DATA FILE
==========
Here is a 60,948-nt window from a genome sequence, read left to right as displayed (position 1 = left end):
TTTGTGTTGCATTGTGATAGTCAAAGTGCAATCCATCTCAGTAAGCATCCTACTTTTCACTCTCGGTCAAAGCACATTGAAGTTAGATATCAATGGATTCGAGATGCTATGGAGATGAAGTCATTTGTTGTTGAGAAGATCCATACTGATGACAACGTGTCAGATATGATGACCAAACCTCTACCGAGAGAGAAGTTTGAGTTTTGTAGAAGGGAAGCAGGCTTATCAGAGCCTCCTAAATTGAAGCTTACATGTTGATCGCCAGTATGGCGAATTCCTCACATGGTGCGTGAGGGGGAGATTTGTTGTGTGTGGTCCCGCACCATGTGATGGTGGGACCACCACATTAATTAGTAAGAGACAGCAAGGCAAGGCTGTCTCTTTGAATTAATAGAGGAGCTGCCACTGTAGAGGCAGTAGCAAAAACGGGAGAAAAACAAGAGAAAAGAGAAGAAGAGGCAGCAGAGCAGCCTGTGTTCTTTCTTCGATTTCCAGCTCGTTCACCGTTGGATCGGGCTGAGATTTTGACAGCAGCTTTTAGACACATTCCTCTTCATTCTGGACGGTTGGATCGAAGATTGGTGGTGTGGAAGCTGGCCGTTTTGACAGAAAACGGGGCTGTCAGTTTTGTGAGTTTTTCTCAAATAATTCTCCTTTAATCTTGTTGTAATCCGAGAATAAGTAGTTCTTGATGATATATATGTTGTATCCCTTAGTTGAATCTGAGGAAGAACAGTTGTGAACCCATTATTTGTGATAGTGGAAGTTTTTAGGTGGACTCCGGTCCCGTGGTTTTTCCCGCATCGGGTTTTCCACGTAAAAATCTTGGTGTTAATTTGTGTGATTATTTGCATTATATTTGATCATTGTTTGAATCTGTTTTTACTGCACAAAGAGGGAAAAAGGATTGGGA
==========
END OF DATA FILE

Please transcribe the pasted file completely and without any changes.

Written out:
Here is a 60,948-nt window from a genome sequence, read left to right as displayed (position 1 = left end):
TTTGTGTTGCATTGTGATAGTCAAAGTGCAATCCATCTCAGTAAGCATCCTACTTTTCACTCTCGGTCAAAGCACATTGAAGTTAGATATCAATGGATTCGAGATGCTATGGAGATGAAGTCATTTGTTGTTGAGAAGATCCATACTGATGACAACGTGTCAGATATGATGACCAAACCTCTACCGAGAGAGAAGTTTGAGTTTTGTAGAAGGGAAGCAGGCTTATCAGAGCCTCCTAAATTGAAGCTTACATGTTGATCGCCAGTATGGCGAATTCCTCACATGGTGCGTGAGGGGGAGATTTGTTGTGTGTGGTCCCGCACCATGTGATGGTGGGACCACCACATTAATTAGTAAGAGACAGCAAGGCAAGGCTGTCTCTTTGAATTAATAGAGGAGCTGCCACTGTAGAGGCAGTAGCAAAAACGGGAGAAAAACAAGAGAAAAGAGAAGAAGAGGCAGCAGAGCAGCCTGTGTTCTTTCTTCGATTTCCAGCTCGTTCACCGTTGGATCGGGCTGAGATTTTGACAGCAGCTTTTAGACACATTCCTCTTCATTCTGGACGGTTGGATCGAAGATTGGTGGTGTGGAAGCTGGCCGTTTTGACAGAAAACGGGGCTGTCAGTTTTGTGAGTTTTTCTCAAATAATTCTCCTTTAATCTTGTTGTAATCCGAGAATAAGTAGTTCTTGATGATATATATGTTGTATCCCTTAGTTGAATCTGAGGAAGAACAGTTGTGAACCCATTATTTGTGATAGTGGAAGTTTTTAGGTGGACTCCGGTCCCGTGGTTTTTCCCGCATCGGGTTTTCCACGTAAAAATCTTGGTGTTAATTTGTGTGATTATTTGCATTATATTTGATCATTGTTTGAATCTGTTTTTACTGCACAAAGAGGGAAAAAGGATTGGGA